Formula 1

From 1 to 1000th: The Ferrari Journey (Part 2)

From 1 to 1000th: The Ferrari Journey (Part 2)
The second part of our look at the highlights of Scuderia Ferrari’s 1000 races in Formula 1 takes us to the seventies and begins with a trip to South Africa.

For this, the opening round of the season, Ferrari turned up at the Kyalami circuit with four cars for three drivers, Jacky Ickx, Clay Regazzoni and new signing, Mario Andretti. The race would be run on Saturday so qualifying began on Wednesday in very hot conditions. Jackie Stewart set a time of 1’17”8 in the Tyrrell that would prove unbeatable. Two of the Ferraris were on the second row, with an off-form Ickx down in eighth place.

On Saturday, the starter (no red lights in those days!) lifted the South African flag and lowered it almost immediately, which caught the front row by surprise. Regazzoni led the field the first time across the stripe, ahead of Emerson Fittipaldi in the Lotus, Ickx, who had an amazing opening lap, Denis Hulme in the McLaren, Pedro Rodriguez in the BRM and Andretti, who had dropped back several places.

On lap 7, Hulme passed Fittipaldi and ten laps later the New Zealander also dealt with Regazzoni to go into the lead. As for Andretti, having been passed by Surtees, he was fighting with Rodriguez in the BRM and Jo Siffert for fourth place. At two third distance, Regazzoni began to suffer with vibrations and he was soon passed by Surtees and Andretti but the Englishman’s eponymous car had to retire with an oil leak.

With 9 laps to go, Hulme led Andretti by just under 10 seconds. The order seemed set in stone between these two, but the Hulme’s McLaren developed a suspension problem. Andretti closed in and then took the lead.

Mario, a three times USAC champion was considered to be a star in the making in Formula 1 and was first past the chequered flag ahead of Stewart and Regazzoni. His family emigrated to the United States from Italy when he was still a kid. That day he became the third driver to win on his debut with the Scuderia, joining Juan Manuel Fangio who did it in 1956 and Giancarlo Baghetti who won in France in 1961. The last of Andretti’s 12 wins came at the 1978 Dutch Grand Prix and incredibly, that was the last time an American driver has won a Formula 1 Grand Prix.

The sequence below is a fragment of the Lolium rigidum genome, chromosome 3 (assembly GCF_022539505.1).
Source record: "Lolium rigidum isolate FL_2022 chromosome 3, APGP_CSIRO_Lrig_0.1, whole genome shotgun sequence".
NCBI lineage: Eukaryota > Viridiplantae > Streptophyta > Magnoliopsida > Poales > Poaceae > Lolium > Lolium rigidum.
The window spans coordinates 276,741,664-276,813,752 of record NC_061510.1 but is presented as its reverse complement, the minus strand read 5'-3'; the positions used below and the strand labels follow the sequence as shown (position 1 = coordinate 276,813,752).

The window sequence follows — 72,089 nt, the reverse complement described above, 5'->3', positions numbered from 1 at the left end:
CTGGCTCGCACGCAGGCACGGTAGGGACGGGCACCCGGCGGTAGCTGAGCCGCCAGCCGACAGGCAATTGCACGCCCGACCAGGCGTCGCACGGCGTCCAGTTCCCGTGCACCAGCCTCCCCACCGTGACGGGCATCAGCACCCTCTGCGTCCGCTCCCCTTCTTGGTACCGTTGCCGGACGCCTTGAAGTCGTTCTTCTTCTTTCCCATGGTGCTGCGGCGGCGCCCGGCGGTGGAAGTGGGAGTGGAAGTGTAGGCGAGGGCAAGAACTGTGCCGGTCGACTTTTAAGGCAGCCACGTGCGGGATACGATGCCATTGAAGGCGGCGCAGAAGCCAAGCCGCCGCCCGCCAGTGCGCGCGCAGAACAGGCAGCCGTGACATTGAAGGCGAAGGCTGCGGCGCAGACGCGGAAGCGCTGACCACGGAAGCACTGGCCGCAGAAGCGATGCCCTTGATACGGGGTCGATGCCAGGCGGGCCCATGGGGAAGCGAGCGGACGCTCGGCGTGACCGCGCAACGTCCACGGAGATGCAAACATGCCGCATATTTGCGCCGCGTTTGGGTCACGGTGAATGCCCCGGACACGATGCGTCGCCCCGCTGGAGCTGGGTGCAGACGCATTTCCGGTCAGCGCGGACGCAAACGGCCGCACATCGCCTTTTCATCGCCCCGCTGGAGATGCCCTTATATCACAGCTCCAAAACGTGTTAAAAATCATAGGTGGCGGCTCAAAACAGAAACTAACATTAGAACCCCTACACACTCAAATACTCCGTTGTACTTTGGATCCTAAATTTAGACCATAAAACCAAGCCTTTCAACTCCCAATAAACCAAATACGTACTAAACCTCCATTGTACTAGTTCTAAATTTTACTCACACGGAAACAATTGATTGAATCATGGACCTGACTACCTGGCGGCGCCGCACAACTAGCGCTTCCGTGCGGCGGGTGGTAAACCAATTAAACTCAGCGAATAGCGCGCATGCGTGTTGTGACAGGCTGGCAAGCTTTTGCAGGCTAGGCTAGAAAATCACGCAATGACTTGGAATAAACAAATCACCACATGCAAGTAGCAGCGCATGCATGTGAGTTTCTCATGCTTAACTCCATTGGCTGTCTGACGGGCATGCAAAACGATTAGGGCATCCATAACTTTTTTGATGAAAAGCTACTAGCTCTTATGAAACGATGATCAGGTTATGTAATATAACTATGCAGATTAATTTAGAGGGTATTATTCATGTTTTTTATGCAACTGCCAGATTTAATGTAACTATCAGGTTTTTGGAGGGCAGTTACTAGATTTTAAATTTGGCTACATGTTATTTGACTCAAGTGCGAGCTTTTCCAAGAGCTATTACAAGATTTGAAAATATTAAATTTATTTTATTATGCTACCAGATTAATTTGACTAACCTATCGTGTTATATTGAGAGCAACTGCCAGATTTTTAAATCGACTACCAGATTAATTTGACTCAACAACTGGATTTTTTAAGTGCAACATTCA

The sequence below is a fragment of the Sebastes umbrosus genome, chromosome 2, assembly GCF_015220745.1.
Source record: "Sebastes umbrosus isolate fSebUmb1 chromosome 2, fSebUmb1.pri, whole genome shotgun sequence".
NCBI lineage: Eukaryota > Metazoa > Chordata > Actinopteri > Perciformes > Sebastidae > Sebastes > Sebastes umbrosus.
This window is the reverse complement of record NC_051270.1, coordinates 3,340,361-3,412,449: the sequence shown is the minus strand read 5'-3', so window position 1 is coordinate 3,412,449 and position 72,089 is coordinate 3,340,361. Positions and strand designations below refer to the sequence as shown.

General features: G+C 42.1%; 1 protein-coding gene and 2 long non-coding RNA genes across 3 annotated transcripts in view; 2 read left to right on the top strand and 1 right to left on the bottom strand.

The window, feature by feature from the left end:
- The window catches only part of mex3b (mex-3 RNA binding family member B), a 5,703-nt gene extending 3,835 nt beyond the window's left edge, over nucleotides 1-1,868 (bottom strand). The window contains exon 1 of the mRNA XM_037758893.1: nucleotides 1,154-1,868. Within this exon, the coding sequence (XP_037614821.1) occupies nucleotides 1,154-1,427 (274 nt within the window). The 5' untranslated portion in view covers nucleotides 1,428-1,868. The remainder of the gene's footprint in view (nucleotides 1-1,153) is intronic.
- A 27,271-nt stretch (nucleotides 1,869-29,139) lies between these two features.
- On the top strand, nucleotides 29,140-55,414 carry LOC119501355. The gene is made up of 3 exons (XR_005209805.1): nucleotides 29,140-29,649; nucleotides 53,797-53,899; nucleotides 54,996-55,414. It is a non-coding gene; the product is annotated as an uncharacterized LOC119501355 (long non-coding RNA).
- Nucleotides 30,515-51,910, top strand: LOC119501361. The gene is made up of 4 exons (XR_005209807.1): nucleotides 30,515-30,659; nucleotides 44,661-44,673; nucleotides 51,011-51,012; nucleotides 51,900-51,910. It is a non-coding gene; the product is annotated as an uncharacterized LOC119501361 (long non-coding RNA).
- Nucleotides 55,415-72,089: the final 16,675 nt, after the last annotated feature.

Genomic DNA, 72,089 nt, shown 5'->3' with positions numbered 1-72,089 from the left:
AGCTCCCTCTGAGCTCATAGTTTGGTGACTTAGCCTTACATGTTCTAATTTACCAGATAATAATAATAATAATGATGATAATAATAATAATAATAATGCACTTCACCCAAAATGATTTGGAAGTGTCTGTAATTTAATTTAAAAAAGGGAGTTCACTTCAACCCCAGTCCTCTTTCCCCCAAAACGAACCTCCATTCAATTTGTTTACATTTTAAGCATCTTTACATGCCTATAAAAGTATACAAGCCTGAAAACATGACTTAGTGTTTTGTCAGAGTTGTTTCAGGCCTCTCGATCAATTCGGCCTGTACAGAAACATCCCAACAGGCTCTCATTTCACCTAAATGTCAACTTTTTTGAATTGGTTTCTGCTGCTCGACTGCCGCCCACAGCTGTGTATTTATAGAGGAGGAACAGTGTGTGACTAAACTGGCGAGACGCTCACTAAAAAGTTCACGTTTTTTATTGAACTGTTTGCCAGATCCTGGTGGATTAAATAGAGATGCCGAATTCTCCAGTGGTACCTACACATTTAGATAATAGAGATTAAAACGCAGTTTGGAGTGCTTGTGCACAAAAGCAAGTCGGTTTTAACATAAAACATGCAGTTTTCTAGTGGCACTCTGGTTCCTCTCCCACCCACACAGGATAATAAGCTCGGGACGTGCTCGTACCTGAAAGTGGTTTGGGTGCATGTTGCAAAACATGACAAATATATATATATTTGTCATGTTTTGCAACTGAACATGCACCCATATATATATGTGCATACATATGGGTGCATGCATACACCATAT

The very first Dutch Grand Prix took place on 26 August 1977. It was race number 13 of 17 making it the longest F1 season up to that point. Niki Lauda arrived amid the sand dunes at Zandvoort with a comfortable lead in the championship, 16 points ahead of Jody Scheckter and 20 points of his Ferrari teammate, the Argentine Carlos Reutemann.

The front row featured pole man Mario Andretti in the Lotus and Jacques Laffite in the Ligier, with Lauda fourth. There was a strong sea breeze blowing as the race got underway. Andretti was quicker off the mark than Laffite but James Hunt was even sharper, taking the lead at the slightly banked first turn. Andretti hesitated, allowing the Ligier to get ahead of him, with Lauda still fourth. Andretti and Hunt were wheel to wheel on lap 4 and on lap 5 and they collided, which the day before, the canny Lauda had suggested might happen, as he admitted the Lotus would be unbeatable barring any mishaps. Hunt was out of the race but Andretti charged back up the order, only to drop back with engine problems, just as he closed in on Lauda, the Austrian then passing Laffite on lap 22 and going on to win. It was his fifteenth and last win for the Prancing Horse, which today puts him second on the all-time list of Ferrari winners behind a certain Michael Schumacher. It took 20 years for Niki’s record to be broken!


Enzo Ferrari died on the 14th August 1988. His passing marked the end of an era and was felt throughout the racing world, even though he had not been seen at a race track for several years. In terms of the racing that year, there wasn’t much for Scuderia Ferrari to smile about, nor indeed any of the other teams bar one. It was the year of total McLaren dominance, as Alain Prost and Ayrton Senna, the Brazilian in his first year with the Woking team, shared all the wins and most of the second places up to F1’s arrival in Monza. Surely nothing would stop them at the “Temple of Speed?”

A key element of how this story unfolds is the fact that Jean-Louis Schlesser was standing in for the injured Nigel Mansell at Williams. “Schless” was vastly experienced but this was to be his first F1 race. On the grid, the McLarens had produced yet another front row lockout, with Senna on pole, while the Ferraris of Gerhard Berger and Michele Alboreto lined up behind them on Row 2. Although fighting each other, the McLaren drivers seemed to have everything under control, until lap 31 when Prost began to slow, allowing both Prancing Horse cars to catch and pass him, much to the delight of the eighty thousand “tifosi” who jumped to their feet and cheered. Senna was told over the radio to slow the pace to spare his Honda engine, which he could do with impunity given the size of his lead. However, on the penultimate lap, he came up behind Schlesser, who appeared to let him through at the first chicane, but as the Williams driver tried to take the corner he locked up and hit the back of the McLaren and that was Senna’s race over.

The crowd could not believe what they were seeing: within a few weeks of the death of the most important figure in Italian motor sport, Ferrari finished first and second – Berger ahead of Alboreto – at their home track. For the podium ceremony, it seemed the entire crowd had flocked onto the track to cheer their heroes.

To be continued...

Read Part 1 here.

Images courtesy Motorsport Images / Koen Suyk

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